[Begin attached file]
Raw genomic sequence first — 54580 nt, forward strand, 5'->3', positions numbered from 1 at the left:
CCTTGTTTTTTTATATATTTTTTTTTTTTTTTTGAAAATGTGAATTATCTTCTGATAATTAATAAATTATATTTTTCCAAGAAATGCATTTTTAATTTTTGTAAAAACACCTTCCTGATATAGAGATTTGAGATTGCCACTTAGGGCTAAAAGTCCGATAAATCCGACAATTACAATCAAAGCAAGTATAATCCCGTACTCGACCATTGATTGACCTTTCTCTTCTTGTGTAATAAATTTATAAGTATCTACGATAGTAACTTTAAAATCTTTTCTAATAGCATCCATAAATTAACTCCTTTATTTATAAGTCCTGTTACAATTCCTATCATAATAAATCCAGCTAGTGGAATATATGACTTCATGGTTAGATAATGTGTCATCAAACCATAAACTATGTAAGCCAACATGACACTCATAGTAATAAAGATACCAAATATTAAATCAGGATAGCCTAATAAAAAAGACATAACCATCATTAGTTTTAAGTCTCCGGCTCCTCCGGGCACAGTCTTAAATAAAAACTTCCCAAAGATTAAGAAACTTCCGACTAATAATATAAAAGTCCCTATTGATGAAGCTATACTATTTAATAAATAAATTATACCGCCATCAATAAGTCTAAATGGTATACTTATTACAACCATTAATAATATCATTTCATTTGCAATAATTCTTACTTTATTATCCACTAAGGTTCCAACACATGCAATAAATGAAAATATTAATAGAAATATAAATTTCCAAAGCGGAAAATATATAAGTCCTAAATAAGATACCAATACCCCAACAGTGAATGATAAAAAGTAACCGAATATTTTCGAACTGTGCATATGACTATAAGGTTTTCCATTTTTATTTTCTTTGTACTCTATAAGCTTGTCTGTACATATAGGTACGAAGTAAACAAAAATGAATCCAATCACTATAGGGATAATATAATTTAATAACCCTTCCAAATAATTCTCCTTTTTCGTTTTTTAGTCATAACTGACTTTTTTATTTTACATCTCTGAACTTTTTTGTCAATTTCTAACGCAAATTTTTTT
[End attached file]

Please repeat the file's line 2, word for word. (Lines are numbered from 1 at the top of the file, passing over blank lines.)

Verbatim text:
CCTTGTTTTTTTATATATTTTTTTTTTTTTTTTGAAAATGTGAATTATCTTCTGATAATTAATAAATTATATTTTTCCAAGAAATGCATTTTTAATTTTTGTAAAAACACCTTCCTGATATAGAGATTTGAGATTGCCACTTAGGGCTAAAAGTCCGATAAATCCGACAATTACAATCAAAGCAAGTATAATCCCGTACTCGACCATTGATTGACCTTTCTCTTCTTGTGTAATAAATTTATAAGTATCTACGATAGTAACTTTAAAATCTTTTCTAATAGCATCCATAAATTAACTCCTTTATTTATAAGTCCTGTTACAATTCCTATCATAATAAATCCAGCTAGTGGAATATATGACTTCATGGTTAGATAATGTGTCATCAAACCATAAACTATGTAAGCCAACATGACACTCATAGTAATAAAGATACCAAATATTAAATCAGGATAGCCTAATAAAAAAGACATAACCATCATTAGTTTTAAGTCTCCGGCTCCTCCGGGCACAGTCTTAAATAAAAACTTCCCAAAGATTAAGAAACTTCCGACTAATAATATAAAAGTCCCTATTGATGAAGCTATACTATTTAATAAATAAATTATACCGCCATCAATAAGTCTAAATGGTATACTTATTACAACCATTAATAATATCATTTCATTTGCAATAATTCTTACTTTATTATCCACTAAGGTTCCAACACATGCAATAAATGAAAATATTAATAGAAATATAAATTTCCAAAGCGGAAAATATATAAGTCCTAAATAAGATACCAATACCCCAACAGTGAATGATAAAAAGTAACCGAATATTTTCGAACTGTGCATATGACTATAAGGTTTTCCATTTTTATTTTCTTTGTACTCTATAAGCTTGTCTGTACATATAGGTACGAAGTAAACAAAAATGAATCCAATCACTATAGGGATAATATAATTTAATAACCCTTCCAAATAATTCTCCTTTTTCGTTTTTTAGTCATAACTGACTTTTTTATTTTACATCTCTGAACTTTTTTGTCAATTTCTAACGCAAATTTTTTT